“In 2004 we introduced the 2000 CC, which is the most rugged, close-coupled pump on the market,” said Doty, who noted that during that same period Moyno acquired the Annihilator line through an acquisition. Moyno Annihilator grinders are twin shaft solid reduction units designed for a variety of industrial and municipal applications including not just traditional sewage treatment but also correctional institutions, wastewater at rest areas and mobile home parks, paper and stock wastes, vegetable, fruit and poultry wastes, paint and chemical wastes and waste fuels. The new Moyno Series 4 Annihilator grinder now offers new features including optimized cutter combinations, one-piece flange housing and a quick-change cutter cartridge.
Doty said another recent Moyno innovation is power-flow pumps. “They’re targeted to applications where elastomers are not compatible with the product being pumped, or where the pressure is higher than what the electronometric staters can handle,” he explained. “They’re more targeted at the general chemical industry and at pulp and paper.”
Recently, World Pumps Magazine featured the Moyno 2000 HS System, which requires a much lower capital investment, lower operating costs and less maintenance than hydraulically driven, piston ram type pumps and open conveyors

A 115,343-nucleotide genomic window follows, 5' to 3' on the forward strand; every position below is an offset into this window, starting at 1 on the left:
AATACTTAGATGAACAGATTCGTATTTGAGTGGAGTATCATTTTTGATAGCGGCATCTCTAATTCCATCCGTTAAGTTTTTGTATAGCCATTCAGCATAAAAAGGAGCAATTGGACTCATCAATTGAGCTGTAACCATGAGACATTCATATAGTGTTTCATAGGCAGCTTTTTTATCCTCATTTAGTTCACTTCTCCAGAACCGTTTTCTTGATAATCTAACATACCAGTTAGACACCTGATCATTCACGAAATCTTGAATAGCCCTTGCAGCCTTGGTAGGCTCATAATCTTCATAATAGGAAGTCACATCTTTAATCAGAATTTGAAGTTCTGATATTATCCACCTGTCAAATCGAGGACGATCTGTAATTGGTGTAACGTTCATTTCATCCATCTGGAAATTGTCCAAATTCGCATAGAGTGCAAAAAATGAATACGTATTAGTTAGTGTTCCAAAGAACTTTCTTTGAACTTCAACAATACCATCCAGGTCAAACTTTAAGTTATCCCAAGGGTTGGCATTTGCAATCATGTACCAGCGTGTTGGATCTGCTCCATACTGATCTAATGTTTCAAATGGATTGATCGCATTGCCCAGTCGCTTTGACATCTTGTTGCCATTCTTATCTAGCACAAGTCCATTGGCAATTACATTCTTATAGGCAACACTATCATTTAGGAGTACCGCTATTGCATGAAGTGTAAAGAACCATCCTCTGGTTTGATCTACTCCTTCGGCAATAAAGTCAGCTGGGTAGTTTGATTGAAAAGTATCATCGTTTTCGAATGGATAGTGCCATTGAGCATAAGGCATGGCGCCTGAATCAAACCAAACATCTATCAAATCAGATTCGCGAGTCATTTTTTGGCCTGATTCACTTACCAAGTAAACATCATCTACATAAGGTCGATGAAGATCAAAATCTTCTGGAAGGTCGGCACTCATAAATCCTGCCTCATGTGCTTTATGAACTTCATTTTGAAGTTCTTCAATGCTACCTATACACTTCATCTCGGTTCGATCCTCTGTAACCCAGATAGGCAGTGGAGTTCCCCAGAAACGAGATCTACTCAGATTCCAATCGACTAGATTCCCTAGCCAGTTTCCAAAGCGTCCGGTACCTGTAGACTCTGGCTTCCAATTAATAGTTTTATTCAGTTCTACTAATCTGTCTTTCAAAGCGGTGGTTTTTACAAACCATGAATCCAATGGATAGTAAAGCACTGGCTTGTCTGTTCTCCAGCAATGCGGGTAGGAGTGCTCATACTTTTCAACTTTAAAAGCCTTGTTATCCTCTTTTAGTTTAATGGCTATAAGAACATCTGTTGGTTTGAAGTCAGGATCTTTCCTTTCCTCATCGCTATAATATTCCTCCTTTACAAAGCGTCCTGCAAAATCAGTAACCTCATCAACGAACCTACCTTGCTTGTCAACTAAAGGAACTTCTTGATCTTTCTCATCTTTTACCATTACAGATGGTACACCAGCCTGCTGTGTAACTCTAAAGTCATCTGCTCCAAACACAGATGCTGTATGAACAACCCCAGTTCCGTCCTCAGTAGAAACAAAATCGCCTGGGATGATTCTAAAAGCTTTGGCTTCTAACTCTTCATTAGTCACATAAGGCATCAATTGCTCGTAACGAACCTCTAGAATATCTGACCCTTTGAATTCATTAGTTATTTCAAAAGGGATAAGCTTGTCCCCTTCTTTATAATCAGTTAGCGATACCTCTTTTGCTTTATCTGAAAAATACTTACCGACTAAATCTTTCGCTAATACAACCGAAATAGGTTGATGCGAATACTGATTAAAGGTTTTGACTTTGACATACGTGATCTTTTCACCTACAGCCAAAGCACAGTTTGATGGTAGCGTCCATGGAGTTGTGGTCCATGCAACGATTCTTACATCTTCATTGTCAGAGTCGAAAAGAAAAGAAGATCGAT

Doty said that one area in which Moyno remains unmatched is its service centers and distributors. The company says that it maintains the largest in-field inventory of progressing cavity replacement parts in North America, which ensures availability and reduces process delays. The advanced Moyno Netlink System electronically links Moyno’s North American distributors via an intranet, giving the customer instant access to the company’s multi-million-dollar, in-field replacement parts inventory. This proprietary system relies upon innovative technology that provides distributors with the ability to source parts quickly. That can prevent or minimize costly downtime.
Moyno continues to branch out into new types of technology. “We offer web cast training to all our distributors and representatives,” Doty said, “We are also enjoying the major portion of the North American market share in progressing cavity pumps, and we have since day one.” And Moyno has the name to prove it.
Moyno’s products are designed for a range of industrial and muncipal applications, from wastewater to chemical wastes and waste fuels.